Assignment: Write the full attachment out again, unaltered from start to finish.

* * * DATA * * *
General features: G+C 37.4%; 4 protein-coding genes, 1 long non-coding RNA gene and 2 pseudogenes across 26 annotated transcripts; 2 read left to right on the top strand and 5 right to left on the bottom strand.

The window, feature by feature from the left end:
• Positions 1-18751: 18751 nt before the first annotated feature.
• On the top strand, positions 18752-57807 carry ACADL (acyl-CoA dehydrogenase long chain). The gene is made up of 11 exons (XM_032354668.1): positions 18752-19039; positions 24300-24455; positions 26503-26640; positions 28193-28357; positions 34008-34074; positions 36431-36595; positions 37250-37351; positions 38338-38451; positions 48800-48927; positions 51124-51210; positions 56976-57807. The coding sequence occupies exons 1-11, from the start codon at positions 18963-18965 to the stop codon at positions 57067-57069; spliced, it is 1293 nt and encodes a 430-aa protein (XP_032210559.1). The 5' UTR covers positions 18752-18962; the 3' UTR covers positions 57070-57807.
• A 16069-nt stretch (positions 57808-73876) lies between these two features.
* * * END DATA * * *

General features: G+C 37.4%; 4 protein-coding genes, 1 long non-coding RNA gene and 2 pseudogenes across 26 annotated transcripts; 2 read left to right on the top strand and 5 right to left on the bottom strand.

The window, feature by feature from the left end:
• Positions 1-18751: 18751 nt before the first annotated feature.
• On the top strand, positions 18752-57807 carry ACADL (acyl-CoA dehydrogenase long chain). The gene is made up of 11 exons (XM_032354668.1): positions 18752-19039; positions 24300-24455; positions 26503-26640; positions 28193-28357; positions 34008-34074; positions 36431-36595; positions 37250-37351; positions 38338-38451; positions 48800-48927; positions 51124-51210; positions 56976-57807. The coding sequence occupies exons 1-11, from the start codon at positions 18963-18965 to the stop codon at positions 57067-57069; spliced, it is 1293 nt and encodes a 430-aa protein (XP_032210559.1). The 5' UTR covers positions 18752-18962; the 3' UTR covers positions 57070-57807.
• A 16069-nt stretch (positions 57808-73876) lies between these two features.